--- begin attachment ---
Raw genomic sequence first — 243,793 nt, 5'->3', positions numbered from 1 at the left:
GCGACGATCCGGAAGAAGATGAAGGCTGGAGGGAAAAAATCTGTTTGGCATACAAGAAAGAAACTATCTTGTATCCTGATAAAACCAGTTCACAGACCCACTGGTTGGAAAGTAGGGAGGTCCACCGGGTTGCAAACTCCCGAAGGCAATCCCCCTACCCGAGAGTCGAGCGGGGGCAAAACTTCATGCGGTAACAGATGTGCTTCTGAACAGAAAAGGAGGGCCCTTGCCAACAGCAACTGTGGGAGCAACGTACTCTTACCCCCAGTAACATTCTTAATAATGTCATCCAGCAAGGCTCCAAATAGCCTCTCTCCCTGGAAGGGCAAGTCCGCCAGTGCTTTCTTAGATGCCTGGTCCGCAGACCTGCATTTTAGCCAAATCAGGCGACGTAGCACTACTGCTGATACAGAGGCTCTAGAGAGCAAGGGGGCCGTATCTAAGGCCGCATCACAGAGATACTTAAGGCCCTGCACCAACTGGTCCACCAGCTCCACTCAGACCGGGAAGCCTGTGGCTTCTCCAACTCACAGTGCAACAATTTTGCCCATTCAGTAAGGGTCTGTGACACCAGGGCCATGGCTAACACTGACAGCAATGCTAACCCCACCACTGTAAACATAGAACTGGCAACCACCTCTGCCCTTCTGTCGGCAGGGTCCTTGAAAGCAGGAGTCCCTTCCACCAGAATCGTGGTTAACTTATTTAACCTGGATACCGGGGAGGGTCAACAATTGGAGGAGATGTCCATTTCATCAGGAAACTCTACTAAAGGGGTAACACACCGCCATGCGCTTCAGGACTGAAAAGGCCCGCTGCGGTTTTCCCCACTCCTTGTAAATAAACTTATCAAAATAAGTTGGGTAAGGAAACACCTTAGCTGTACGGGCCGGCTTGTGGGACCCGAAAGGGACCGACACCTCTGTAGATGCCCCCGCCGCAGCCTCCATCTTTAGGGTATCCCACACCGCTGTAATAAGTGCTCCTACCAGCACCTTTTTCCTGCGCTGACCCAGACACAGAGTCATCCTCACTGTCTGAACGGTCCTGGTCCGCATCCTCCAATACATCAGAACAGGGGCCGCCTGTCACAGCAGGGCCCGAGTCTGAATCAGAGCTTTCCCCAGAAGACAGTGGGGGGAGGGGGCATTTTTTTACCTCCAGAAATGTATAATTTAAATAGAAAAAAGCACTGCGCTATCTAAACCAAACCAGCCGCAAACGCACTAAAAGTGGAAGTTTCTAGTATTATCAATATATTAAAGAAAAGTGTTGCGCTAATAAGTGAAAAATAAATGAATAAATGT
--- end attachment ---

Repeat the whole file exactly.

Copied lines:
Raw genomic sequence first — 243,793 nt, 5'->3', positions numbered from 1 at the left:
GCGACGATCCGGAAGAAGATGAAGGCTGGAGGGAAAAAATCTGTTTGGCATACAAGAAAGAAACTATCTTGTATCCTGATAAAACCAGTTCACAGACCCACTGGTTGGAAAGTAGGGAGGTCCACCGGGTTGCAAACTCCCGAAGGCAATCCCCCTACCCGAGAGTCGAGCGGGGGCAAAACTTCATGCGGTAACAGATGTGCTTCTGAACAGAAAAGGAGGGCCCTTGCCAACAGCAACTGTGGGAGCAACGTACTCTTACCCCCAGTAACATTCTTAATAATGTCATCCAGCAAGGCTCCAAATAGCCTCTCTCCCTGGAAGGGCAAGTCCGCCAGTGCTTTCTTAGATGCCTGGTCCGCAGACCTGCATTTTAGCCAAATCAGGCGACGTAGCACTACTGCTGATACAGAGGCTCTAGAGAGCAAGGGGGCCGTATCTAAGGCCGCATCACAGAGATACTTAAGGCCCTGCACCAACTGGTCCACCAGCTCCACTCAGACCGGGAAGCCTGTGGCTTCTCCAACTCACAGTGCAACAATTTTGCCCATTCAGTAAGGGTCTGTGACACCAGGGCCATGGCTAACACTGACAGCAATGCTAACCCCACCACTGTAAACATAGAACTGGCAACCACCTCTGCCCTTCTGTCGGCAGGGTCCTTGAAAGCAGGAGTCCCTTCCACCAGAATCGTGGTTAACTTATTTAACCTGGATACCGGGGAGGGTCAACAATTGGAGGAGATGTCCATTTCATCAGGAAACTCTACTAAAGGGGTAACACACCGCCATGCGCTTCAGGACTGAAAAGGCCCGCTGCGGTTTTCCCCACTCCTTGTAAATAAACTTATCAAAATAAGTTGGGTAAGGAAACACCTTAGCTGTACGGGCCGGCTTGTGGGACCCGAAAGGGACCGACACCTCTGTAGATGCCCCCGCCGCAGCCTCCATCTTTAGGGTATCCCACACCGCTGTAATAAGTGCTCCTACCAGCACCTTTTTCCTGCGCTGACCCAGACACAGAGTCATCCTCACTGTCTGAACGGTCCTGGTCCGCATCCTCCAATACATCAGAACAGGGGCCGCCTGTCACAGCAGGGCCCGAGTCTGAATCAGAGCTTTCCCCAGAAGACAGTGGGGGGAGGGGGCATTTTTTTACCTCCAGAAATGTATAATTTAAATAGAAAAAAGCACTGCGCTATCTAAACCAAACCAGCCGCAAACGCACTAAAAGTGGAAGTTTCTAGTATTATCAATATATTAAAGAAAAGTGTTGCGCTAATAAGTGAAAAATAAATGAATAAATGT